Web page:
For 70 years, the Israeli-Palestinian conflict has affected the Middle East landscape. A comprehensive diplomatic solution has defied international efforts, leaving publics disillusioned about the prospect of peace. Through analysis, dialogue and joint action at the policy, institutional and grassroots levels, the United States Institute of Peace works to strengthen diplomatic peacemaking efforts; enhance community security for Israelis and Palestinians; empower Palestinian and Israeli civil society actors to build trust within and between their societies and build institutional capabilities that prepare the ground for a just, peaceful and sustainable solution to the conflict.
Learn more in USIP’s fact sheet on The Current Situation: Israel, the Palestinian Territories, and the Arab-Israeli Conflict.
Nearly two years since the signing of the Abraham Accords — U.S.-brokered agreements normalizing Israeli relations with the UAE and Bahrain — the bilateral hope and promise encapsulated in that diplomatic achievement have borne fruit in several arenas. This is particularly the case between Israel and the UAE, underscored most recently by the Free Trade Agreement (FTA) signed between the two countries on May 31. Indeed, the agreement follows a steady pace of warming ties and joint endeavors since the two countries agreed to normalize ties in 2020.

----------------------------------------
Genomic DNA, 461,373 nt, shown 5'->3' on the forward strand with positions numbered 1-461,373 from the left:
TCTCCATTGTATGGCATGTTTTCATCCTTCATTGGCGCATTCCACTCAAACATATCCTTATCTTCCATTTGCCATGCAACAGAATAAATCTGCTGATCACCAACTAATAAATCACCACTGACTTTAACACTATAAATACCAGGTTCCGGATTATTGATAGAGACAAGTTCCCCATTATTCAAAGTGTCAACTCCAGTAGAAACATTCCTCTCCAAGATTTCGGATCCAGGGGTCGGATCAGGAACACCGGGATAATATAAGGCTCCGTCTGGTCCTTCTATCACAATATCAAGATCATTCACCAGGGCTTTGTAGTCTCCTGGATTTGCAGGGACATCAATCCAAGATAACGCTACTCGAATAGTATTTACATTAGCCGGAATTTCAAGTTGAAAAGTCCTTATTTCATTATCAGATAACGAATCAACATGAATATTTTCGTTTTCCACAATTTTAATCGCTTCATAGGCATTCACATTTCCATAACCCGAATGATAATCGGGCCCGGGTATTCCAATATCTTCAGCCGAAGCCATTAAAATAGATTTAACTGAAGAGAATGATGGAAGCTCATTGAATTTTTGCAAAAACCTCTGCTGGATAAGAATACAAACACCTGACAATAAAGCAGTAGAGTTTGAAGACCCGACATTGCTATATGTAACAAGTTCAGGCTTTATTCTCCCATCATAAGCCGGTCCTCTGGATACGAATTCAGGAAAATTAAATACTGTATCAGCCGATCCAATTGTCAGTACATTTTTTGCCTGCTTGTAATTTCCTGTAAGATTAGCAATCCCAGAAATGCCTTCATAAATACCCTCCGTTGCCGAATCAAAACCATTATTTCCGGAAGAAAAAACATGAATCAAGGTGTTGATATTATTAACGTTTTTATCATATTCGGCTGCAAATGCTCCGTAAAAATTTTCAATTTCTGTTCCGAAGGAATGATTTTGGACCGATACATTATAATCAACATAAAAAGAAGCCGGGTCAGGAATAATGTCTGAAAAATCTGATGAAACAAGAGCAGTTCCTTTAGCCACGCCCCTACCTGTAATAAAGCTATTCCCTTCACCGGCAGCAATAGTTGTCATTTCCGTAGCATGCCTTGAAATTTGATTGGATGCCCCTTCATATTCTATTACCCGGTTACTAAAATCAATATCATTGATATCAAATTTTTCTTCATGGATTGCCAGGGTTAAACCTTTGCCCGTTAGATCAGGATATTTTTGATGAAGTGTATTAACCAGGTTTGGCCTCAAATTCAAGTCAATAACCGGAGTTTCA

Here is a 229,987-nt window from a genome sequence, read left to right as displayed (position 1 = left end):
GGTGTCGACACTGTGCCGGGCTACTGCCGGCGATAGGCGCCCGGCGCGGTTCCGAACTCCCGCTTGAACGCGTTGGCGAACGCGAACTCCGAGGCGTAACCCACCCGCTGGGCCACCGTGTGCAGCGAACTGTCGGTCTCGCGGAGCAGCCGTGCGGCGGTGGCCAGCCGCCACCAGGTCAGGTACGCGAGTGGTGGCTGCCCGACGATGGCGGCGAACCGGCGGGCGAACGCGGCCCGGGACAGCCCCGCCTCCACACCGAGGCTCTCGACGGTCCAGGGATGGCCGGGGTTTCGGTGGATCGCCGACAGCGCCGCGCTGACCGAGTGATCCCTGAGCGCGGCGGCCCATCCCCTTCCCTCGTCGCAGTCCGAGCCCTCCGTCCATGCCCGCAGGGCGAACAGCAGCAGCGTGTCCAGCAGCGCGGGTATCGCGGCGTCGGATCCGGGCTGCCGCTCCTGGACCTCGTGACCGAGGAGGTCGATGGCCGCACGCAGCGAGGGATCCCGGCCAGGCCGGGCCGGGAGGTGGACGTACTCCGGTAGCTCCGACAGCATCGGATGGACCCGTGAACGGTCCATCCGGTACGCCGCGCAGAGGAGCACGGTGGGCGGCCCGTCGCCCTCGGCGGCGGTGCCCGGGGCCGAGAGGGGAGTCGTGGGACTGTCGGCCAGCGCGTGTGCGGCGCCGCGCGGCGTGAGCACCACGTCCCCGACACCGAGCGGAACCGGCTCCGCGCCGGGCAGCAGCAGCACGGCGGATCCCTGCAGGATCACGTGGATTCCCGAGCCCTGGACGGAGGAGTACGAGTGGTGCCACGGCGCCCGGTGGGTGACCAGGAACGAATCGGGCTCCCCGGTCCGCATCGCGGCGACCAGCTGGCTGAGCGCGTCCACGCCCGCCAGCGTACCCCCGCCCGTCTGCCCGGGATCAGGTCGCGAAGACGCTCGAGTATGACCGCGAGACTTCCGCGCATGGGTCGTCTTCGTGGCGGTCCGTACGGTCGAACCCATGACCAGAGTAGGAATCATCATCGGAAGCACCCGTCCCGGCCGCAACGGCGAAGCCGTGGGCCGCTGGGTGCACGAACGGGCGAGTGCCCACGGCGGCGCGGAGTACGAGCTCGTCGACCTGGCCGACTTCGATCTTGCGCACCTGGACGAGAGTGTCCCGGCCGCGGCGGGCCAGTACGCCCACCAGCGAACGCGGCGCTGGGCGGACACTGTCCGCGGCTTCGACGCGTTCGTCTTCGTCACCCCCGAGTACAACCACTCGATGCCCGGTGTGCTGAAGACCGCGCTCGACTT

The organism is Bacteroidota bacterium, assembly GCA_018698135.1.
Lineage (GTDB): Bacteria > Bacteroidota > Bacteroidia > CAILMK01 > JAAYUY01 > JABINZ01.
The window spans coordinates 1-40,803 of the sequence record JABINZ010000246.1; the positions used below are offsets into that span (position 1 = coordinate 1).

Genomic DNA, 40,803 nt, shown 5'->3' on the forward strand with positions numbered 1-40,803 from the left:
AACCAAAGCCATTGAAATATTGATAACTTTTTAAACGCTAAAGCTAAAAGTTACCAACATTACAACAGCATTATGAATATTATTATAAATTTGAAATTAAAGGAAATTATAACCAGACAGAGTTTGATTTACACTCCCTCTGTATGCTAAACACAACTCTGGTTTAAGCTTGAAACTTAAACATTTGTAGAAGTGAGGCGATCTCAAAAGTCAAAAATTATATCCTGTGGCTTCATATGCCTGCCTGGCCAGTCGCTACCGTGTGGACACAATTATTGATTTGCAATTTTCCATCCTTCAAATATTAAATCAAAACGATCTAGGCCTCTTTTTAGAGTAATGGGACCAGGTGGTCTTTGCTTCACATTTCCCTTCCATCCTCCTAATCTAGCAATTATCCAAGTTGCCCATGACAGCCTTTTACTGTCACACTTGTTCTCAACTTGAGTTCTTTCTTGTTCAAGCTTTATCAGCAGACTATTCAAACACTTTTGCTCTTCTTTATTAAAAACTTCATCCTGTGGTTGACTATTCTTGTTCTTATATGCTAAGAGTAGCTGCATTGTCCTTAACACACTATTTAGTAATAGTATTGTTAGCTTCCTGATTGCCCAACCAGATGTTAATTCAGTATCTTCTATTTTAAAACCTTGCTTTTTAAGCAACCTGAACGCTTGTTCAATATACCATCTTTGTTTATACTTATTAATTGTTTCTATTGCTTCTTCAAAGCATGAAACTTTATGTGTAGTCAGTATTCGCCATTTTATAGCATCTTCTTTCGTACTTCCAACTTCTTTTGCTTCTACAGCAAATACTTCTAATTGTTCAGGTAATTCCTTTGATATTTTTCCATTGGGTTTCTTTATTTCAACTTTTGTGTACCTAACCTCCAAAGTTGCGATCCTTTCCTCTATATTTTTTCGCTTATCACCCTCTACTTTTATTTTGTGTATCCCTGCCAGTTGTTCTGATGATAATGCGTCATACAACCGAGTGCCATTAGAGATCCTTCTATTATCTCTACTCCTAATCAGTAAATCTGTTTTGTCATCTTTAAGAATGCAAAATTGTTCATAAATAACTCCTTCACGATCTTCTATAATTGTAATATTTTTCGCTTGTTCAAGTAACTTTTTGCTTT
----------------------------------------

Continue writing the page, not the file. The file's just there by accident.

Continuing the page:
In the summer and fall of 2010, American mediation aiming for peace between Israel and Syria was gaining momentum. Both sides had agreed that the United States could table a draft treaty and shuttle the text between Damascus and Jerusalem for comments and proposed revisions.
The good news is that there are intensive regional and international efforts to avoid another Israeli-Palestinian war. The preventive effort has been extensive, and the United States seems to be carefully monitoring the situation. The bad news is the reconfirmation of what most already know: the Israeli-Palestinian status quo is volatile and not sustainable. The resulting successive wars only take us many steps further away from peace.